Homebuilders across Northwest Arkansas were busy slinging hammers and making deals in the first three months of 2012.
The cities of Fayetteville, Springdale, Siloam Springs, Rogers and Bentonville together issued 283 permits for new homes between Jan. 1 and March 31 of this year. Those permits had a cumulative valuation of more than $63 million, up 21% from $52 million a year ago.
The warmer climate, great interest rates and low inventory levels were all the incentive local builders needed to jumpstart 2012.
Bentonville has been one of the hottest markets for new construction thanks to a vibrant local economy tied to the Walmart effect. The city has issued 102 new home permits in the first quarter with a valuation totaling $26.93 million. The building activity rose 31% from a year ago.
Tim McGuire, owner of Cornerstone Construction in Bentonville, has been very busy this year building roughly 50% higher-end custom homes and 50% spec homes in the $200,000 range. McGuire is working in four subdivisions within the Bentonville city limit.
He said the homes are selling quickly and it’s the first time he hasn’t had a model home in several years.
“The Bentonville market has been steady thanks to Walmart and the return of the apparel division and expanding IT departments,” McGuire said.
He doesn’t think the pace is sustainable, but more like a tide he hopes to ride for the next few months.
Unlike some builders, McGuire focuses on the niche he knows best — custom and semi-custom homes in Bentonville. He said the lot selection is getting tight inside the city limits because there has been no new development for the past five years.
“I suspect lots inside the city limits of Bentonville will be totally absorbed in the next 12 months or so,” McGuire said.
Linda Marquess, broker with Crye-Leike Realty in Fayetteville, said she couldn’t be any busier and still have her sanity.
She brokers and sells new homes build by Mark Marquess who has work going in five subdivisions across the region.
Friday morning (April 20) she was setting up a new model home in Fayetteville’s Cobblestone Crossing — her third in several weeks because once the home is furnished, Marquess said someone comes along and wants to buy it.
“I have 29 pending sales right now for new homes in Cobblestone, Sunbridge Village and Crystal Springs in Fayetteville and then up in Rogers in Spring Creek and River Walk in Bentonville we also have contracts pending for new construction,” she said.
Many of the new homes Marquess has under contract range from the $134,000 price range in Sunbridge Village to $189,000 in Bentonville’s River Walk subdivision.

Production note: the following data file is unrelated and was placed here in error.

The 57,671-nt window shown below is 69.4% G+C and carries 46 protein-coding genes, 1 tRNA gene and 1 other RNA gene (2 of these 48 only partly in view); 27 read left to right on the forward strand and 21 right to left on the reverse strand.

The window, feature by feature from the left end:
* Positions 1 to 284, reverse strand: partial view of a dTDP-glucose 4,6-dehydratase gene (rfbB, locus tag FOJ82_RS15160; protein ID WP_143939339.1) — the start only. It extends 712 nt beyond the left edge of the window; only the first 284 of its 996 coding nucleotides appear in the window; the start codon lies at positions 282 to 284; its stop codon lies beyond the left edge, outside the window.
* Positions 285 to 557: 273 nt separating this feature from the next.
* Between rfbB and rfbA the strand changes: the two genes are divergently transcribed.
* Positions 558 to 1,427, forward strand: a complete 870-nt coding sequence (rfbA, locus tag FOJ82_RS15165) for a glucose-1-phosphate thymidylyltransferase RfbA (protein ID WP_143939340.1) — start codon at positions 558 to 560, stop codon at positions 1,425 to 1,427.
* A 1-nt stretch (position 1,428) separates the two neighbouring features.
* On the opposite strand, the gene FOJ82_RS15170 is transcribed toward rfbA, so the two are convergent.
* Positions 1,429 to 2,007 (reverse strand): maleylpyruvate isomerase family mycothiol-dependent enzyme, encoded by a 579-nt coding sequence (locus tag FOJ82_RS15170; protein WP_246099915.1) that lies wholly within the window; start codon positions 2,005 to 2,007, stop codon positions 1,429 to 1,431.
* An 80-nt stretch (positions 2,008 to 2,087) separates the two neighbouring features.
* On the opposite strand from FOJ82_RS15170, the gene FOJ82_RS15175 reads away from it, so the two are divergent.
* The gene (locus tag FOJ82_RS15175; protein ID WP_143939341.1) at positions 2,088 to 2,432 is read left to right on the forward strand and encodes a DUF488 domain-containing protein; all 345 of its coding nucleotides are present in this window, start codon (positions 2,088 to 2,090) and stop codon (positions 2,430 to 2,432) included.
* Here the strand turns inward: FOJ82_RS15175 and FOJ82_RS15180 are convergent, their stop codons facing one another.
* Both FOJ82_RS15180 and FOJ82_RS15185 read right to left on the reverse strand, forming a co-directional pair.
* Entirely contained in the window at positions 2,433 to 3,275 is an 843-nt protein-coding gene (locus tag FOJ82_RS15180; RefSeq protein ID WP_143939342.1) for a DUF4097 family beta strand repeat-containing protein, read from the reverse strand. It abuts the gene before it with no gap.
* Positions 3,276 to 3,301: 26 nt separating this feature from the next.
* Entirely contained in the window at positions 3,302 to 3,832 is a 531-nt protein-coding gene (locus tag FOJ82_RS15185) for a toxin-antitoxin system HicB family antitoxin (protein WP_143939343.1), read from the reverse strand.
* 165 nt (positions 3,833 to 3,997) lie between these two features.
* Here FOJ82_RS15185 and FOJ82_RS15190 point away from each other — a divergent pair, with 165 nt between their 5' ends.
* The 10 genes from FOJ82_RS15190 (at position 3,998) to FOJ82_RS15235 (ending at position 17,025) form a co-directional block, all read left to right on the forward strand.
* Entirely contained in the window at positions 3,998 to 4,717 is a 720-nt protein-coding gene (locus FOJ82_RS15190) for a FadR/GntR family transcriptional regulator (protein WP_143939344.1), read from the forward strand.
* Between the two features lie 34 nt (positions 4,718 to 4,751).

“The one thing buyers are looking for regardless of the price point is quality. They want no maintenance exterior brick construction with fireplaces, whirlpool tubs, tile and wood floors with granite countertops. New construction has all of that and you don’t have to worry about what might have gone on inside the property in years past. If you can mix meth in a soda pop bottle while you're driving down the road, there’s no telling what could be done inside a home. I am just saying people who buy new don’t have those worries,” she said.
For new construction, Fayetteville has been one of the more sluggish markets to start 2012 with 54 new residential permits issued in the first quarter. The value of those permits totaled $11.81 million, down from $12.34 million a year ago.
In addition to Marquess, Rausch Coleman has also stayed active in west Fayetteville’s Walnut Crossing building smaller footprint homes with near zero-lot lines. Rausch Coleman more recently started construction in The Coves at Walnut Crossing with home prices starting at $150,000.
Jeff Whorton is working with Legacy National Bank to establish Springdale’s newest residential community — Grand Valley, located at Don Tyson Parkway and Butterfield Coach Road.
Priced at $149,900, Whorton has completed eight homes in the subdivision, with eight more underway. These homes have larger lots and feature higher ceilings, fireplaces and all the amenities buyers typically want.
Don Gibson, CEO of Legacy National Bank, said Thursday the first house in the subdivision has been sold and another is under contract.
“We want to keep building out this neighborhood so we need more buyers coming forward,” Gibson said.
Springdale has seen a 5.37% uptick in residential building this year issuing 46 new permits valued at $10.81 million.